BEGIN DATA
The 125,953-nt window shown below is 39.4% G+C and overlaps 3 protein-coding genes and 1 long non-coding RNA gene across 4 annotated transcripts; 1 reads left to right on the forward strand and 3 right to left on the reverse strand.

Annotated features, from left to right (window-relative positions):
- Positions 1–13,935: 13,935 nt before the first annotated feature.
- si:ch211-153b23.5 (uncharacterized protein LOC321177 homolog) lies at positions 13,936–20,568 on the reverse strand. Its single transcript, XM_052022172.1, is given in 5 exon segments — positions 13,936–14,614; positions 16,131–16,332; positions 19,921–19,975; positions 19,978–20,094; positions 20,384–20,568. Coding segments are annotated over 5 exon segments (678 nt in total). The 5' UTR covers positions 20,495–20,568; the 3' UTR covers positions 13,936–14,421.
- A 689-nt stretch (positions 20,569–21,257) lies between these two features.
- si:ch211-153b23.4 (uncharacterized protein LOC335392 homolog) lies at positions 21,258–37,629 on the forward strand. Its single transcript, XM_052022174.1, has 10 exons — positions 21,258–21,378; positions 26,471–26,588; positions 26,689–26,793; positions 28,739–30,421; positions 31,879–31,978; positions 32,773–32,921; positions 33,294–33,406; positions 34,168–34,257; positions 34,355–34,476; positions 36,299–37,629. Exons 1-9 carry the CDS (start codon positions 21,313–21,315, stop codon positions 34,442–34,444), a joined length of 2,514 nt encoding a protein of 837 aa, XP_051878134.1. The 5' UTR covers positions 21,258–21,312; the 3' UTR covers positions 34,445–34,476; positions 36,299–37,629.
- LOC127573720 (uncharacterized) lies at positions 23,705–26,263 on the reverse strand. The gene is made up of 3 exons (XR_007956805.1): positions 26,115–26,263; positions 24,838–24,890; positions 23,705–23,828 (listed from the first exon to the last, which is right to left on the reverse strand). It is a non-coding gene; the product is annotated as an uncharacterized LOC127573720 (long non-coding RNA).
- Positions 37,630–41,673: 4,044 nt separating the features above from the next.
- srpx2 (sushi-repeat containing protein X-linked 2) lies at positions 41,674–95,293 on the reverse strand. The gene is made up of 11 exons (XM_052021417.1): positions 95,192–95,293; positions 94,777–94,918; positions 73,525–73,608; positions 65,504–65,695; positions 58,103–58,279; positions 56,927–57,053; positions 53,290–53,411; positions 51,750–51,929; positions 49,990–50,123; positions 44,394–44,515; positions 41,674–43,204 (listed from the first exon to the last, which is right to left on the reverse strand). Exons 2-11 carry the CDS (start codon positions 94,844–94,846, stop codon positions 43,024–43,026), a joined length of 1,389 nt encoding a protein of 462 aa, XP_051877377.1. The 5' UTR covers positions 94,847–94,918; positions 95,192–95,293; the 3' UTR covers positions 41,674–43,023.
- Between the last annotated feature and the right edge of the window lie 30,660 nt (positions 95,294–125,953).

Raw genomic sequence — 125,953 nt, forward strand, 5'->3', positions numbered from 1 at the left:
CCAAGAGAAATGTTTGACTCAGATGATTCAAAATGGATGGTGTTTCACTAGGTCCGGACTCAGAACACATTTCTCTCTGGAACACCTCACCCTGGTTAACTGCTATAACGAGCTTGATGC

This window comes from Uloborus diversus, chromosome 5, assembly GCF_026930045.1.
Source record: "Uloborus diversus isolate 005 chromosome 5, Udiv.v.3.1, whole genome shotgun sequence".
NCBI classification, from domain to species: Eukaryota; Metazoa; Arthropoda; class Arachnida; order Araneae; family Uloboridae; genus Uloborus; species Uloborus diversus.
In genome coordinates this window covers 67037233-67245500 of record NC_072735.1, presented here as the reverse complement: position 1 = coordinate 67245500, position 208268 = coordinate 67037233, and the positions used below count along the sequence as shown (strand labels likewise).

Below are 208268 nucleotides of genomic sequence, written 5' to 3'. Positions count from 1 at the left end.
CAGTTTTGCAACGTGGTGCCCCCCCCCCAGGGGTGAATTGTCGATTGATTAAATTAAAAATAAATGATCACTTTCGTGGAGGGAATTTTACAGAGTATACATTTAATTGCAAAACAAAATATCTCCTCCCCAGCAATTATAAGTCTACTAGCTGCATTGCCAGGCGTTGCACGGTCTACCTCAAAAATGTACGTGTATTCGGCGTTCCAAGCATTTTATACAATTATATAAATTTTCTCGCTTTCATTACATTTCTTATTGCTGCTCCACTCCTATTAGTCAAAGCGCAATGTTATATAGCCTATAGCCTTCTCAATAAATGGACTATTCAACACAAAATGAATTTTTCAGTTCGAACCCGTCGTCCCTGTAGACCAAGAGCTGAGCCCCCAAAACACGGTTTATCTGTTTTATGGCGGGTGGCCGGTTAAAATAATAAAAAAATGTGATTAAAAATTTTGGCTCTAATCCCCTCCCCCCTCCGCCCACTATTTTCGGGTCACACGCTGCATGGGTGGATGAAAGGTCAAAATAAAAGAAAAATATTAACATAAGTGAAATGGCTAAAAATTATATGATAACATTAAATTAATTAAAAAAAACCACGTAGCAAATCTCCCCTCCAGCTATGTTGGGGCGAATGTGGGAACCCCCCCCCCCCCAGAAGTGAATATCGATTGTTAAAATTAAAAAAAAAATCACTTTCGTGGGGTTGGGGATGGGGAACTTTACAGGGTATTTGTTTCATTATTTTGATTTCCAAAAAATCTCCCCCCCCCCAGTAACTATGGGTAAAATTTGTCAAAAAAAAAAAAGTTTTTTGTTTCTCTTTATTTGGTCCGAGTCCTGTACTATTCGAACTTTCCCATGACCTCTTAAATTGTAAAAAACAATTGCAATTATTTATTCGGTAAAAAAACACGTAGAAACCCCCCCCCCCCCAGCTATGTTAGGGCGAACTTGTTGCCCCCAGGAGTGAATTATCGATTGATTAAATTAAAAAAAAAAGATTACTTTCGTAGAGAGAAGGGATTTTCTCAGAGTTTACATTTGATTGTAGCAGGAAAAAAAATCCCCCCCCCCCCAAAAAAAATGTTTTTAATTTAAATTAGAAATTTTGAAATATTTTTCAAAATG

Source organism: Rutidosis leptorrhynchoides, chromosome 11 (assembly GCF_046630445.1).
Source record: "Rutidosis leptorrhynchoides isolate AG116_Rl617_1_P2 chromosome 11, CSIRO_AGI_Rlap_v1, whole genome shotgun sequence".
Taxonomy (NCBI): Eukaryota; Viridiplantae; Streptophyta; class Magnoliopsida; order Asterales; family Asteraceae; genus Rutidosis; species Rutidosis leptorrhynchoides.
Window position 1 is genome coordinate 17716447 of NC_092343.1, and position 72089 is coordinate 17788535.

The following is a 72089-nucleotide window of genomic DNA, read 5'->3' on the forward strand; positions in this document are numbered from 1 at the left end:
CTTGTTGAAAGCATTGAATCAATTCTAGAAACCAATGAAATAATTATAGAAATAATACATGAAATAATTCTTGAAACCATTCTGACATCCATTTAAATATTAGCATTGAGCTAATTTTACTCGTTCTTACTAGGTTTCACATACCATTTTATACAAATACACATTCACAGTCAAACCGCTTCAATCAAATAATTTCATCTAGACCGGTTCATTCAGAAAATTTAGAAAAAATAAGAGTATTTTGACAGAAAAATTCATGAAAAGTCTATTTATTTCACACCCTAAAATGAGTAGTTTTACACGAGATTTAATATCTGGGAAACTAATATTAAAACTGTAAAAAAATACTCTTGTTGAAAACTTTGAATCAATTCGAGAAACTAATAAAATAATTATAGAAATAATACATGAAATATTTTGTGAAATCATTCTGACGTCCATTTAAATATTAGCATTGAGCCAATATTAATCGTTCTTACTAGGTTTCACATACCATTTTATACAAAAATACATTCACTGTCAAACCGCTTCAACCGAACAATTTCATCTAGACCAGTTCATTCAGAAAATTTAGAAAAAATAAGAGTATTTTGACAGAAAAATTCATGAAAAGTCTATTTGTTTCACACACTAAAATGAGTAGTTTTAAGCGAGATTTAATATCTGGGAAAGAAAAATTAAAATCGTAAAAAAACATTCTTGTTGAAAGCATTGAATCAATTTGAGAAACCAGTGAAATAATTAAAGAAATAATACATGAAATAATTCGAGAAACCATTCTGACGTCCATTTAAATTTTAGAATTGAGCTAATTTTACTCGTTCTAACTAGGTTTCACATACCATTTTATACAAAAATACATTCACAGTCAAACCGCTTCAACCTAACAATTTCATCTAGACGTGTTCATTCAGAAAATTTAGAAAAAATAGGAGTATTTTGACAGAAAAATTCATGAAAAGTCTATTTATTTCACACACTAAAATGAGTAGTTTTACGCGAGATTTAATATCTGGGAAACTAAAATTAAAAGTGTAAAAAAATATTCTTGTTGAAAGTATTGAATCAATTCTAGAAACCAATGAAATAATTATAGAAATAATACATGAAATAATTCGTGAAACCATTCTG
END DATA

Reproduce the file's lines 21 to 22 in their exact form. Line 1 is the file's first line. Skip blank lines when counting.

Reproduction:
Taxonomy (NCBI): Eukaryota; Viridiplantae; Streptophyta; class Magnoliopsida; order Asterales; family Asteraceae; genus Rutidosis; species Rutidosis leptorrhynchoides.
Window position 1 is genome coordinate 17716447 of NC_092343.1, and position 72089 is coordinate 17788535.